Note: This review is not spoiler-free!
Dinner on Monster Island begins with “Salvation” and dives right into a central theme of distortion, as the essay explores a twisted form of its seemingly sacred title. Tania De Rozario describes her grieving grandmother’s conversion from a devout Catholic to a Pentecostalist, driven by De Rozario’s evangelical mother and her church friends. She violently destroys her painting of The Last Supper and in the aftermath, only “wipes away her tears” and wears a “vacant smile.”
From there, De Rozario takes the reader through her own experience of being exorcised for hours at the age of twelve for her queerness, which she attributes to her fascination with horror movies throughout her life. She writes, “It took me years to realize that perhaps the reason I love horror is the fact that when I was twelve years old, I was subjected to it. The first time I watched The Exorcist, it never occurred to me that demon-filled Regan was the same age when she was exorcised. Like mine, her single mother did not know what else to do with her daughter’s deviant behaviour.” Well-known horror movies like Carrie and The Witch become her framework for analyzing womanhood and monstrousness.
The essay collection continues on from religious extremism to systemic body-shaming in schools as De Rozario was growing up, the complexities of families and grief, and her queerness. De Rozario’s writing is straightforward and honest, candidly breaking down the cultural and societal dynamics of the Singapore she grew up in. As a fat, brown-skinned woman, she navigates what it means to be different from institutionalized norms in her sexuality, body, and skin colour. She successfully captures the feeling of being young and learning to hold onto her own identity while, like in the horror movies she describes, she is fundamentally seen as “abnormal.”
For those not well acquainted with horror movies, like myself, De Rozario’s descriptions are detailed and evocative even without any accompanying visuals. In describing the character of Sadako Yamamura, she combines poetic and horrifying imagery with “[Sadako’s hair] covers her face for most of the film, and is pushed back only when her remains are dug up from the well. When we see her bones emerge, a thick swelling of hair slips off the wet surface of her skull, and sinks into the slide. Like the well water, it is perfect black – night, coal, sleep, expired stars.” The image of Samara from The Ring is a staple in horror, but in “Becoming Monsters (or How I Fell in Love with Sadako Yamamura)” De Rozario chooses to focus on the original 1998 Japanese movie Ringu, of which The Ring is a Western remake. As the essay’s title suggests, the character Sadako captivates De Rozario, and she takes the opportunity to bring the reader into a larger, intriguing discussion of Asian mythologies and imagery, and feminine rage.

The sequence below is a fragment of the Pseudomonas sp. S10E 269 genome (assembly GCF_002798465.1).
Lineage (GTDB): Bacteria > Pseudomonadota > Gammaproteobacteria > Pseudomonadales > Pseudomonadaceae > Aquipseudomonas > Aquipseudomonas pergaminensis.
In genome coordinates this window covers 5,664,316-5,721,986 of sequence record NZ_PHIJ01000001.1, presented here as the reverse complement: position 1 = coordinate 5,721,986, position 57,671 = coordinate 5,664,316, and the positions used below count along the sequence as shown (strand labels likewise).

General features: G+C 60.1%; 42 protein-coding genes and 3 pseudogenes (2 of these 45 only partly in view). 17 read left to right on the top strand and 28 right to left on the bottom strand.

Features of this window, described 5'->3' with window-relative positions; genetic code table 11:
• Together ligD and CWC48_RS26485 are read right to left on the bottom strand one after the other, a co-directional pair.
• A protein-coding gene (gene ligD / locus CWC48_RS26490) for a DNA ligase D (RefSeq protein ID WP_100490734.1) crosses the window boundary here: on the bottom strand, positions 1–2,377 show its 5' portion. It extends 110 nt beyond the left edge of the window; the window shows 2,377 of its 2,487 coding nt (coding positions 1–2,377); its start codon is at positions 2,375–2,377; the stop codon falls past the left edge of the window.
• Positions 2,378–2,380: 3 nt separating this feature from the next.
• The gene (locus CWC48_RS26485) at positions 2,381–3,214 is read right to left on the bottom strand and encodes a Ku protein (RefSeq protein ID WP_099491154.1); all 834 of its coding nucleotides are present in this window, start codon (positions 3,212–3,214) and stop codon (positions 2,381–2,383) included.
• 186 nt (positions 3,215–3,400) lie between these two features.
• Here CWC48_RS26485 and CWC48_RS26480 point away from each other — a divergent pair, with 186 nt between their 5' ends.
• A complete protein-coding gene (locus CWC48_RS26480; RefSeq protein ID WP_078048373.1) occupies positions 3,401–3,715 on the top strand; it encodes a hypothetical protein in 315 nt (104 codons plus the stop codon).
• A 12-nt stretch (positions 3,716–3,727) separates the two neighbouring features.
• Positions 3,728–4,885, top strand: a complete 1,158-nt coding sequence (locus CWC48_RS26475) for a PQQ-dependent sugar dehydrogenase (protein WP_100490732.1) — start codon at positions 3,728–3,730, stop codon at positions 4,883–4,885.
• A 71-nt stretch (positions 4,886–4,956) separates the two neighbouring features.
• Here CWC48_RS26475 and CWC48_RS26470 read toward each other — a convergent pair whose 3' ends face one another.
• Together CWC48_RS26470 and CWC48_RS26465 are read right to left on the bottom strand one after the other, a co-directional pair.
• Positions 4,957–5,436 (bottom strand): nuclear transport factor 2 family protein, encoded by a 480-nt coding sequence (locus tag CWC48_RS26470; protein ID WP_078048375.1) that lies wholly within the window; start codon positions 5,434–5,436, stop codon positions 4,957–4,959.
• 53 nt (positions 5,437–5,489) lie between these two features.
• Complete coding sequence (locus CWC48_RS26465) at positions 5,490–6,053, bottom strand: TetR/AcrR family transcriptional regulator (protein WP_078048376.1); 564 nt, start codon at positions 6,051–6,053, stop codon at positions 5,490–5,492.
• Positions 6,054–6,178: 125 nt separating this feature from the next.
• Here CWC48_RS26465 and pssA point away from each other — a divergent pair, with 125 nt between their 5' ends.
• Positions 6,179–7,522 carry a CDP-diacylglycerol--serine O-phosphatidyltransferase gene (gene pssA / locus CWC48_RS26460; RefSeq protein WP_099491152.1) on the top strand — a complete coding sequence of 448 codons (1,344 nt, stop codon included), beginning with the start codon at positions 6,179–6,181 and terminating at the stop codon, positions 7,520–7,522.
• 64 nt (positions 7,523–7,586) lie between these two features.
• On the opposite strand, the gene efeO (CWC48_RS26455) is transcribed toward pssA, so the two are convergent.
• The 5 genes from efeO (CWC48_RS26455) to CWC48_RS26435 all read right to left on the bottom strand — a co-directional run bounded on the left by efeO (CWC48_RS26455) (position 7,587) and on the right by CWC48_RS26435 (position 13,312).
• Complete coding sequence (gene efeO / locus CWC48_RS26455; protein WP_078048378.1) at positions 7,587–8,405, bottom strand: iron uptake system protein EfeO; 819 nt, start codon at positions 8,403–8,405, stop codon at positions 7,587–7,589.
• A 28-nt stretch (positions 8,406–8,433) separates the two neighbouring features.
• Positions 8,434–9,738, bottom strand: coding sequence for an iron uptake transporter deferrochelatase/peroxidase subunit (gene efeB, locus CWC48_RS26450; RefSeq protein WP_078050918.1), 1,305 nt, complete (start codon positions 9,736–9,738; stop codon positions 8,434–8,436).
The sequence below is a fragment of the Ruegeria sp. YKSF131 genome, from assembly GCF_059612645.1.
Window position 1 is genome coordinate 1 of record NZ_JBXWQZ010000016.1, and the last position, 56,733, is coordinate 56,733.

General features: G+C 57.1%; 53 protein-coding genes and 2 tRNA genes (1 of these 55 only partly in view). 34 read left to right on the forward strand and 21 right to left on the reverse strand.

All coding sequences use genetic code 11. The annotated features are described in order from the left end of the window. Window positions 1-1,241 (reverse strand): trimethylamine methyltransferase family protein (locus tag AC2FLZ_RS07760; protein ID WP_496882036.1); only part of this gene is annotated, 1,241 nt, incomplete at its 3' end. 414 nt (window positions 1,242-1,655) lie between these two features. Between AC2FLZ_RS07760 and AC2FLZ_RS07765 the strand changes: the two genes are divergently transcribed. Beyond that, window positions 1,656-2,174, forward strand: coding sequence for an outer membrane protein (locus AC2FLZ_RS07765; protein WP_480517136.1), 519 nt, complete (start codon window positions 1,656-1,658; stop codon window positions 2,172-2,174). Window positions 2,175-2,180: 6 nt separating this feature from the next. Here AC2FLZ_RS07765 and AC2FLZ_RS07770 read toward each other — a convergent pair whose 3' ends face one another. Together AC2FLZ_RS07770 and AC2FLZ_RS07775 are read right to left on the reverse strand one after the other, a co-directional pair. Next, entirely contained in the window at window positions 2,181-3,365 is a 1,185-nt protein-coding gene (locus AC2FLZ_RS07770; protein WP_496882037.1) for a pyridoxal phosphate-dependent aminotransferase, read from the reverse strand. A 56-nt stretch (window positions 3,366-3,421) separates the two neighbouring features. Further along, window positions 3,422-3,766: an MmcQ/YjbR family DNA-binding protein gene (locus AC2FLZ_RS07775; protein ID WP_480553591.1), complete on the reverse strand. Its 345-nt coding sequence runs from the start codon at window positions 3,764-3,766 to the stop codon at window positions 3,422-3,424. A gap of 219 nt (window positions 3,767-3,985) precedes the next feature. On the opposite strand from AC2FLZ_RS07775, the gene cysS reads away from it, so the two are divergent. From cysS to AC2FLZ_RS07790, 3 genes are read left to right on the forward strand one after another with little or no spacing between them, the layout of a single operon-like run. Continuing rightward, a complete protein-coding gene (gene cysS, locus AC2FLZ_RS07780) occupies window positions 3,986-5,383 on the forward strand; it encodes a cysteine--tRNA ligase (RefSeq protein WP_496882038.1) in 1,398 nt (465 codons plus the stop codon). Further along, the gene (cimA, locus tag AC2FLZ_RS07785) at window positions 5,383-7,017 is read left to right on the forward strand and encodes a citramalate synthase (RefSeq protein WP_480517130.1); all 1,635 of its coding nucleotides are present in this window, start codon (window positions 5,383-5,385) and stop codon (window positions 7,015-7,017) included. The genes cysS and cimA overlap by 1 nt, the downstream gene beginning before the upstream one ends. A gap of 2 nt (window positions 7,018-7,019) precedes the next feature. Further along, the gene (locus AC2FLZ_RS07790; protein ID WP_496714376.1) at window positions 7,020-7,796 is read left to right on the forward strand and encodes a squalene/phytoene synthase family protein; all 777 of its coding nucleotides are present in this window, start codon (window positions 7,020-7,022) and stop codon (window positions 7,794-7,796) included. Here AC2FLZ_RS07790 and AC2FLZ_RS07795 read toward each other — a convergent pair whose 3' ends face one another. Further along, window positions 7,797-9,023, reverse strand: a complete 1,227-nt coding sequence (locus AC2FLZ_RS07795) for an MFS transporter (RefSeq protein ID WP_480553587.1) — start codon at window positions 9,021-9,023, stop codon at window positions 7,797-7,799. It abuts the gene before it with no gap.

Even for the seasoned horror movie fan, the way that she integrates these movies with her personal experience is unique and deeply engaging. For example, in the essay “I Hope We Shine On” she closely compares The Shining and Doctor Sleep, but also situates her explorations of them in the context of cults, inevitability, and estranged family. Among the horror, De Rozario also introduces commentary shaped by other media, such as an analysis of Singapore’s evolution based on an episode of Westworld and a criticism of Crazy Rich Asians for its exclusive representation of Singaporeans as East Asian people (which is far from the reality of the population).
De Rozario also explores the world beyond film, with essays like “Conflict Circle” telling personal stories from De Rozario’s life and school, and the titular essay exploring De Rozario’s adulthood and career as she navigated censorship and repression of artists and writers in Singapore. “Dinner on Monster Island” is the name of a level of a video game, but also represents the “eat-or-be-eaten” environment De Rozario found Singapore to be, and the complex emotions associated with her departure from Singapore as an adult— she is now based in Vancouver. These essays are carried by De Rozario’s unwavering tenderness and grief for her younger self, and her deconstruction of her relationship with her home country.
Sitting between 150 and 200 pages (depending on the edition) with fourteen essays, Dinner on Monster Island does not overstay its welcome. De Rozario leaves off with a final, deeply personal essay that is addressed to her mother after her passing. It is a significant moment of completion given the way the collection begins, and the horror movies are nowhere to be found. As seen in Conflict Circle, De Rozario’s writing is not propped up by the pop culture references; she has poignant stories to tell and enough haunting for herself.